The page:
A weekend of wrapping up
Working in the corner like this is really difficult and hard on every joint in my body. In other words, I'm not 17 anymore and had to finish this off in 3 sessions. But I got it done and now the last 3rd of the wall is ready for grouting. Technically I have until the end of the year but I'm anxious to get started on the next wall so I want this grouted soon. Maybe next week.
I either did mosaic in between dot making sessions or I made dots in between mosaic sessions. Whichever it was, I eventually finished both! All of the flower centers are made and basted to the borders near the corresponding blossom. Every where I had pins in the applique I replaced it with a little basting stitch. Who knows how long this is going to take and I don't want to risk pins rusting....although I'm not sure they do rust anymore.Regardless, I won't stick myself and bleed on the fabric either.
All of the leftover blocks, blossoms, lose petals and my drawings are packed up in this bin to be stored away until I get tired of seeing the bin and finally give the rest of this project away. I'm not ready to let go yet. Those blue blossoms are kind of calling me...because I'm borderline insane. As if the wall wasn't evidence enough of that.
The quilt top is safely stored in a cabinet but everything else I need for this project is in this bin. It has the binding fabric, 3 of the borders to be appliqued, the corners and extra floss.
As I work on a border I fold up the edges and safety pin them together and leave only the section I'm working on now. The pins won't hurt anything because I left some extra width that will be trimmed off when I put the quilt together. I cut floss into 3 lengths. Early on I measured how long pieces need to be for full petals, partial petals and centers. I have a ribbon length for each and can quickly precut a skein of floss into the right lengths. Looking at this photo I need to cut a skein of partial petals before I get back to stitching. All I need to carry with me are the thread reels, extra floss, little needle book an scissors. I wonder if I can get these scissors on a plane? Anyone know the answer to that?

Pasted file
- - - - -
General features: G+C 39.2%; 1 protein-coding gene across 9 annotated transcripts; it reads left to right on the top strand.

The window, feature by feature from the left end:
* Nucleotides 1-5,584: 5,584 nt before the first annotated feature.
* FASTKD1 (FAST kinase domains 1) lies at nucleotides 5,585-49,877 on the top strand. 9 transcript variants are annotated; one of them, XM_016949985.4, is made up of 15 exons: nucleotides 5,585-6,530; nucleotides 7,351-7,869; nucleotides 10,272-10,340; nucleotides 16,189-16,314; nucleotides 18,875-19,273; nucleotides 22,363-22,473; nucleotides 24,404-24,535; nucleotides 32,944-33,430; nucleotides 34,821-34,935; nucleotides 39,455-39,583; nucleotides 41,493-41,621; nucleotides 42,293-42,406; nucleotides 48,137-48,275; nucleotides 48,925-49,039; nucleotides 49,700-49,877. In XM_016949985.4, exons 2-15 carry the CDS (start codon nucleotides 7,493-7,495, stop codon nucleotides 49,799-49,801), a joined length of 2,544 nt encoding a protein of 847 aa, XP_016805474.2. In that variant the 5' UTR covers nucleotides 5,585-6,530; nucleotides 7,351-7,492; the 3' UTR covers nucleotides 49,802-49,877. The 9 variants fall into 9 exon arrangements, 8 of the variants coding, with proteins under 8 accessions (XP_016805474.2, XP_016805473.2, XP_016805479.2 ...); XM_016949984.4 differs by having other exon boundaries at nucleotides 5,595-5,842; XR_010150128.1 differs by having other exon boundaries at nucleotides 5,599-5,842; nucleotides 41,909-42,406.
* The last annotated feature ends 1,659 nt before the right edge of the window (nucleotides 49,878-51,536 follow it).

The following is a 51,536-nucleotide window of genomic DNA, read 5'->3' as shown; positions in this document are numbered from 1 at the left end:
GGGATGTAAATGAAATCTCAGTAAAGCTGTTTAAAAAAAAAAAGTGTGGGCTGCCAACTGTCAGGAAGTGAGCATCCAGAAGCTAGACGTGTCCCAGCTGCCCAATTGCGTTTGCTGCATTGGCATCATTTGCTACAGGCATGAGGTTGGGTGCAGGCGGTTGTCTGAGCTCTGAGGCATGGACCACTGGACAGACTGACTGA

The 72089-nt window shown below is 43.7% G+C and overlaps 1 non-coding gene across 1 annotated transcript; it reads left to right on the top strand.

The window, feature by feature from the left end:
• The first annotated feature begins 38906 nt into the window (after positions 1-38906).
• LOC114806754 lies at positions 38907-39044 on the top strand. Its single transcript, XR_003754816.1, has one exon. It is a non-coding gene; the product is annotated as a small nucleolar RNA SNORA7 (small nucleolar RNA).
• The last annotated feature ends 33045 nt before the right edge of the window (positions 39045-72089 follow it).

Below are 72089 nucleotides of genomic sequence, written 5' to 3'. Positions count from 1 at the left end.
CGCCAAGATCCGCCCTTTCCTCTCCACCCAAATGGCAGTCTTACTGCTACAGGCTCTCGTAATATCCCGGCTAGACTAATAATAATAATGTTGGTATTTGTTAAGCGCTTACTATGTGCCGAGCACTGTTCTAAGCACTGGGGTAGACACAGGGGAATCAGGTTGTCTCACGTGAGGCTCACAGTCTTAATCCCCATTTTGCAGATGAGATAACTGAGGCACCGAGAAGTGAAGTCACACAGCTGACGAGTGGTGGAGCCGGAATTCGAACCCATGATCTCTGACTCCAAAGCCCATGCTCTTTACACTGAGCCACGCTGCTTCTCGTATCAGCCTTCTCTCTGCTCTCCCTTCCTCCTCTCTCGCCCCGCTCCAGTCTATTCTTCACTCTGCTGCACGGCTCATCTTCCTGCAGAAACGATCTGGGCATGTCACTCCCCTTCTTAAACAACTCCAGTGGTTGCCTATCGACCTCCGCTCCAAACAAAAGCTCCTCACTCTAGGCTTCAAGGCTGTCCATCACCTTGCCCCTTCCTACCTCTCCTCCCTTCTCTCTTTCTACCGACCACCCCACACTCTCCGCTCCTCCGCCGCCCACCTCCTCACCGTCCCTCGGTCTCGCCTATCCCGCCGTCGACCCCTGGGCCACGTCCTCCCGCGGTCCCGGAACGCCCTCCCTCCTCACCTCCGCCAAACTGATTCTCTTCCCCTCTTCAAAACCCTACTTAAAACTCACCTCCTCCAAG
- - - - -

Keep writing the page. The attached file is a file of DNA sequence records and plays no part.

This purple plastic folder has been my carrying case for this project from the very first petal. Hopefully it can hold together for the 4 borders.
The cutting table is clear and I'm ready to start a new project but it's a beautiful day today so Chris and I are going to take the day off and go for a little hike.
Tina in NJ
2/20/2017 12:17:28 pm
If those were my scissors I'd hesitate to bring them on the plane. However, they look like Fiskars, so they shouldn't be too hard to replace if confiscated. (They took hubby's Swiss Army knife at the Statue of Liberty just before a Hurricane Sandy.) Bonnie Hunter uses kindergarten safety scissors, or she used to. Trouble is, even if scissors meet the requirements, that doesn't stop them from being taken. Since your pieces are prebasted, you might want to avoid the hassle and get a thread cutter for the floss.
2/20/2017 02:56:54 pm